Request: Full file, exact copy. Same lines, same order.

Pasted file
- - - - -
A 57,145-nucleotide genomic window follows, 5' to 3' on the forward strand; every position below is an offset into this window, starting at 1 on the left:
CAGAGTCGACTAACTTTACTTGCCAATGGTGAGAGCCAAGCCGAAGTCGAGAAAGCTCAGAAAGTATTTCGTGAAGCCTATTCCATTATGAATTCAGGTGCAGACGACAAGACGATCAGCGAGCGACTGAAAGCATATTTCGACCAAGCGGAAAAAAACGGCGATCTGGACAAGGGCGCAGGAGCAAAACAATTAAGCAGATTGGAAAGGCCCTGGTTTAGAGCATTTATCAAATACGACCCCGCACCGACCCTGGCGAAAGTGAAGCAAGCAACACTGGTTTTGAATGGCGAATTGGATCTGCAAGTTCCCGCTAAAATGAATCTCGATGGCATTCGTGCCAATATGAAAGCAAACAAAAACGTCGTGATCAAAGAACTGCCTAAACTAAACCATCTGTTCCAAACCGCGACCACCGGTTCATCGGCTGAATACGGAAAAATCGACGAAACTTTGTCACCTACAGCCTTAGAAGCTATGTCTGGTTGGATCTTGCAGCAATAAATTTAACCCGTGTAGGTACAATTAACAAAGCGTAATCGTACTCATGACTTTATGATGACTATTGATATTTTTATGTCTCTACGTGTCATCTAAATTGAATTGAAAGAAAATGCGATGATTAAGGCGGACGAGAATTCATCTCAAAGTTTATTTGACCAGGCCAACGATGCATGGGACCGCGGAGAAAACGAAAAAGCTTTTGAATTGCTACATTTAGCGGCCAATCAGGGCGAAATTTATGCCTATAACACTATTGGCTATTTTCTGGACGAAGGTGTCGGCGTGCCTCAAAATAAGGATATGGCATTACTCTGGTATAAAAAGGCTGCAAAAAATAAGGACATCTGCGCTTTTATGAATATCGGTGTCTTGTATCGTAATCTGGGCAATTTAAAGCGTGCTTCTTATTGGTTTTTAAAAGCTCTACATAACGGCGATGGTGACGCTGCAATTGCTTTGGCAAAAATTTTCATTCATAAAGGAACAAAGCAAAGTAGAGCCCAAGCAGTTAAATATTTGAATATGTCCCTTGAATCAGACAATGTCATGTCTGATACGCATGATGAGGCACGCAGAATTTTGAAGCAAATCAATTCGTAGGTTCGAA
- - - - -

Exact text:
A 57,145-nucleotide genomic window follows, 5' to 3' on the forward strand; every position below is an offset into this window, starting at 1 on the left:
CAGAGTCGACTAACTTTACTTGCCAATGGTGAGAGCCAAGCCGAAGTCGAGAAAGCTCAGAAAGTATTTCGTGAAGCCTATTCCATTATGAATTCAGGTGCAGACGACAAGACGATCAGCGAGCGACTGAAAGCATATTTCGACCAAGCGGAAAAAAACGGCGATCTGGACAAGGGCGCAGGAGCAAAACAATTAAGCAGATTGGAAAGGCCCTGGTTTAGAGCATTTATCAAATACGACCCCGCACCGACCCTGGCGAAAGTGAAGCAAGCAACACTGGTTTTGAATGGCGAATTGGATCTGCAAGTTCCCGCTAAAATGAATCTCGATGGCATTCGTGCCAATATGAAAGCAAACAAAAACGTCGTGATCAAAGAACTGCCTAAACTAAACCATCTGTTCCAAACCGCGACCACCGGTTCATCGGCTGAATACGGAAAAATCGACGAAACTTTGTCACCTACAGCCTTAGAAGCTATGTCTGGTTGGATCTTGCAGCAATAAATTTAACCCGTGTAGGTACAATTAACAAAGCGTAATCGTACTCATGACTTTATGATGACTATTGATATTTTTATGTCTCTACGTGTCATCTAAATTGAATTGAAAGAAAATGCGATGATTAAGGCGGACGAGAATTCATCTCAAAGTTTATTTGACCAGGCCAACGATGCATGGGACCGCGGAGAAAACGAAAAAGCTTTTGAATTGCTACATTTAGCGGCCAATCAGGGCGAAATTTATGCCTATAACACTATTGGCTATTTTCTGGACGAAGGTGTCGGCGTGCCTCAAAATAAGGATATGGCATTACTCTGGTATAAAAAGGCTGCAAAAAATAAGGACATCTGCGCTTTTATGAATATCGGTGTCTTGTATCGTAATCTGGGCAATTTAAAGCGTGCTTCTTATTGGTTTTTAAAAGCTCTACATAACGGCGATGGTGACGCTGCAATTGCTTTGGCAAAAATTTTCATTCATAAAGGAACAAAGCAAAGTAGAGCCCAAGCAGTTAAATATTTGAATATGTCCCTTGAATCAGACAATGTCATGTCTGATACGCATGATGAGGCACGCAGAATTTTGAAGCAAATCAATTCGTAGGTTCGAA